A Footnote to History: Eight Years of Trouble in Samoa, by Robert Louis Stevenson

Chapter 11

Laupepa and Mataafa. 1889-1892

WITH the hurricane, the broken war-ships, and the stranded sailors, I am at an end of violence, and my tale flows henceforth among carpet incidents. The blue-jackets on Apia beach were still jealously held apart by sentries, when the powers at home were already seeking a peaceable solution. It was agreed, so far as might be, to obliterate two years of blundering; and to resume in 1889, and at Berlin, those negotiations which had been so unhappily broken off at Washington in 1887. The example thus offered by Germany is rare in history; in the career of Prince Bismarck, so far as I am instructed, it should stand unique. On a review of these two years of blundering, bullying, and failure in a little isle of the Pacific, he seems magnanimously to have owned his policy was in the wrong. He left Fangalii unexpiated; suffered that house of cards, the Tamasese government, to fall by its own frailty and without remark or lamentation; left the Samoan question openly and fairly to the conference: and in the meanwhile, to allay the local heats engendered by Becker and Knappe, he sent to Apia that invaluable public servant, Dr. Stuebel. I should be a dishonest man if I did not bear testimony to the loyalty since shown by Germans in Samoa. Their position was painful; they had talked big in the old days, now they had to sing small. Even Stuebel returned to the islands under the prejudice of an unfortunate record. To the minds of the Samoans his name represented the beginning of their sorrows; and in his first term of office he had unquestionably driven hard. The greater his merit in the surprising success of the second. So long as he stayed, the current of affairs moved smoothly; he left behind him on his departure all men at peace; and whether by fortune, or for the want of that wise hand of guidance, he was scarce gone before the clouds began to gather once more on our horizon.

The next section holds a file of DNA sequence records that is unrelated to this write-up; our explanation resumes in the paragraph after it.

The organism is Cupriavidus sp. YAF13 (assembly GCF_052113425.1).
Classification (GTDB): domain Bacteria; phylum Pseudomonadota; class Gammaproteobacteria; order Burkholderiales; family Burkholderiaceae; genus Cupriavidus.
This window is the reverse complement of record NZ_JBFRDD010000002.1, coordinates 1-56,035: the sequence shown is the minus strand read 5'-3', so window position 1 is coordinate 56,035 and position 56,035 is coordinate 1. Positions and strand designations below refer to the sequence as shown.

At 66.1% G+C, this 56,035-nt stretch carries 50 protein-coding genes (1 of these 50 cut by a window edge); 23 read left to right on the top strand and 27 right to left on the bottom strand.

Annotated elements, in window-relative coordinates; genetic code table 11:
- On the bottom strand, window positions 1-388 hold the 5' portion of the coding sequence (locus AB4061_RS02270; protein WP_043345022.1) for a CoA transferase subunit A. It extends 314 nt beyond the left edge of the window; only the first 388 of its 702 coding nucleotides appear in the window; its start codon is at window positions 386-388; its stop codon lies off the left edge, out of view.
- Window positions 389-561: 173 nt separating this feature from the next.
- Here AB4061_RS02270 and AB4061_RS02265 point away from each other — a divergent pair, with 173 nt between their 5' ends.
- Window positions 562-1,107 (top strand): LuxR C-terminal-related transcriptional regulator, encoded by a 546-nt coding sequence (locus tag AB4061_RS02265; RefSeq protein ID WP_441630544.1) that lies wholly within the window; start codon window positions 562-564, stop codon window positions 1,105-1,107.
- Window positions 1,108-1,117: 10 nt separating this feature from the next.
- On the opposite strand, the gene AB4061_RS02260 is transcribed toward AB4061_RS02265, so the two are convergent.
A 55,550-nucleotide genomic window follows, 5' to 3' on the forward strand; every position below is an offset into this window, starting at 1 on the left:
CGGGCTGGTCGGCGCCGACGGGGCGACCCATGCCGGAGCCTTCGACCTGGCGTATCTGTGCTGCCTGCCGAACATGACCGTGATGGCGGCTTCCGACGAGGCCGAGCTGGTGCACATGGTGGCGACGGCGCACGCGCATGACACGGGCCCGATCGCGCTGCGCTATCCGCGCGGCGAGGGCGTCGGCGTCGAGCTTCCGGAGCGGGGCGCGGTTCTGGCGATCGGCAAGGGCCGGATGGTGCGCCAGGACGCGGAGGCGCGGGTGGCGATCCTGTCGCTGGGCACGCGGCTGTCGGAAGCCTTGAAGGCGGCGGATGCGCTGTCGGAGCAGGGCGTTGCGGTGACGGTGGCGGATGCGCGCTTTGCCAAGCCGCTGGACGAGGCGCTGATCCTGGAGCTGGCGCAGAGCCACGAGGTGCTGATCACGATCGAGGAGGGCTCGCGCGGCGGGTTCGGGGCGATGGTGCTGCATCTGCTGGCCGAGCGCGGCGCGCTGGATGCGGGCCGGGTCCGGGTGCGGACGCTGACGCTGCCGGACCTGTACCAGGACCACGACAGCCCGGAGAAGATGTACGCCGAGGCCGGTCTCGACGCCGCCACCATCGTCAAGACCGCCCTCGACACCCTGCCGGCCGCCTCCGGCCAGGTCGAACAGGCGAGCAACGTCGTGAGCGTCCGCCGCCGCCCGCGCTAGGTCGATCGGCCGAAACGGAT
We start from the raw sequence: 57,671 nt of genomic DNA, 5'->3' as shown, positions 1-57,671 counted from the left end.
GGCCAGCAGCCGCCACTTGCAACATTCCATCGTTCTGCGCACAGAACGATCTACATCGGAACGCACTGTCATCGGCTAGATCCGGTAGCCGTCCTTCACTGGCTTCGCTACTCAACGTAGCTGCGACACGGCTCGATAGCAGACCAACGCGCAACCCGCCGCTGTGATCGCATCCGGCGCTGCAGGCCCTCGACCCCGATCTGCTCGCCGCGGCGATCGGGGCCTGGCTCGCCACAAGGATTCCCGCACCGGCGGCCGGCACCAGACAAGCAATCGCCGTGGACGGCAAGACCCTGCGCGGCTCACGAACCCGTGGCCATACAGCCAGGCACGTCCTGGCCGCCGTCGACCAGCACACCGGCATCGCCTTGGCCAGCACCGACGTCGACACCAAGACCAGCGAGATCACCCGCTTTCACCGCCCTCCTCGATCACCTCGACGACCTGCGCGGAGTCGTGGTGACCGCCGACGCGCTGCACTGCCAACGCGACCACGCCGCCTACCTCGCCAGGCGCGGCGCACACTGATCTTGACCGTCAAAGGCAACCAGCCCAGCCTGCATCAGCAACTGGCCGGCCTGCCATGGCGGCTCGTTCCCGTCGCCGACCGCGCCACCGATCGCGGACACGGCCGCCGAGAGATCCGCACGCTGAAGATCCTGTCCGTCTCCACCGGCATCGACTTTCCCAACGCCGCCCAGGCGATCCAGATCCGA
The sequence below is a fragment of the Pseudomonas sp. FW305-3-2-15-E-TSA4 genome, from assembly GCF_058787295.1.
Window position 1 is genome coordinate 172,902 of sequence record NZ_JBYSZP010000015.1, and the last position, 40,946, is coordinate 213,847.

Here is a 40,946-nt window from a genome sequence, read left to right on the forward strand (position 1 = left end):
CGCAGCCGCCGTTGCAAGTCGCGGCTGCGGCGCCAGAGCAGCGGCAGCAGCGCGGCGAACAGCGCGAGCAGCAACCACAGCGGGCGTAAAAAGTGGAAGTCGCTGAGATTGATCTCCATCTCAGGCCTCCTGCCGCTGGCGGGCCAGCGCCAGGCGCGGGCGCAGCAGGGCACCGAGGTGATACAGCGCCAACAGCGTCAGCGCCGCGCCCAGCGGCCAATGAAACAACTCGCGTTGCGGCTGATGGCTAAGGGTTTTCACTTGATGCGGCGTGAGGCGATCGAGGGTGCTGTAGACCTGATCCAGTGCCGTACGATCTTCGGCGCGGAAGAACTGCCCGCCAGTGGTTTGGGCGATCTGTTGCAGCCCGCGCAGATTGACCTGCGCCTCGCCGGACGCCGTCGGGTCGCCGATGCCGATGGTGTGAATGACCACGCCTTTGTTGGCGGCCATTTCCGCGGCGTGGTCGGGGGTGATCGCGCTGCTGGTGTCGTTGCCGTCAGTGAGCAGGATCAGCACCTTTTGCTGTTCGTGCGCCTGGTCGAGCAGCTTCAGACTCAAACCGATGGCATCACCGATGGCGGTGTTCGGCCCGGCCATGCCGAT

Before the first convention, Germany and the States hauled down their flags. It was so done again before the second; and Germany, by a still more emphatic step of retrogression, returned the exile Laupepa to his native shores. For two years the unfortunate man had trembled and suffered in the Cameroons, in Germany, in the rainy Marshalls. When he left (September 1887) Tamasese was king, served by five iron war-ships; his right to rule (like a dogma of the Church) was placed outside dispute; the Germans were still, as they were called at that last tearful interview in the house by the river, “the invincible strangers”; the thought of resistance, far less the hope of success, had not yet dawned on the Samoan mind. He returned (November 1889) to a changed world. The Tupua party was reduced to sue for peace, Brandeis was withdrawn, Tamasese was dying obscurely of a broken heart; the German flag no longer waved over the capital; and over all the islands one figure stood supreme. During Laupepa’s absence this man had succeeded him in all his honours and titles, in tenfold more than all his power and popularity. He was the idol of the whole nation but the rump of the Tamaseses, and of these he was already the secret admiration. In his position there was but one weak point, — that he had even been tacitly excluded by the Germans. Becker, indeed, once coquetted with the thought of patronising him; but the project had no sequel, and it stands alone. In every other juncture of history the German attitude has been the same. Choose whom you will to be king; when he has failed, choose whom you please to succeed him; when the second fails also, replace the first: upon the one condition, that Mataafa be excluded. “POURVU QU’IL SACHE SIGNER!” — an official is said to have thus summed up the qualifications necessary in a Samoan king. And it was perhaps feared that Mataafa could do no more and might not always do so much. But this original diffidence was heightened by late events to something verging upon animosity. Fangalii was unavenged: the arms of Mataafa were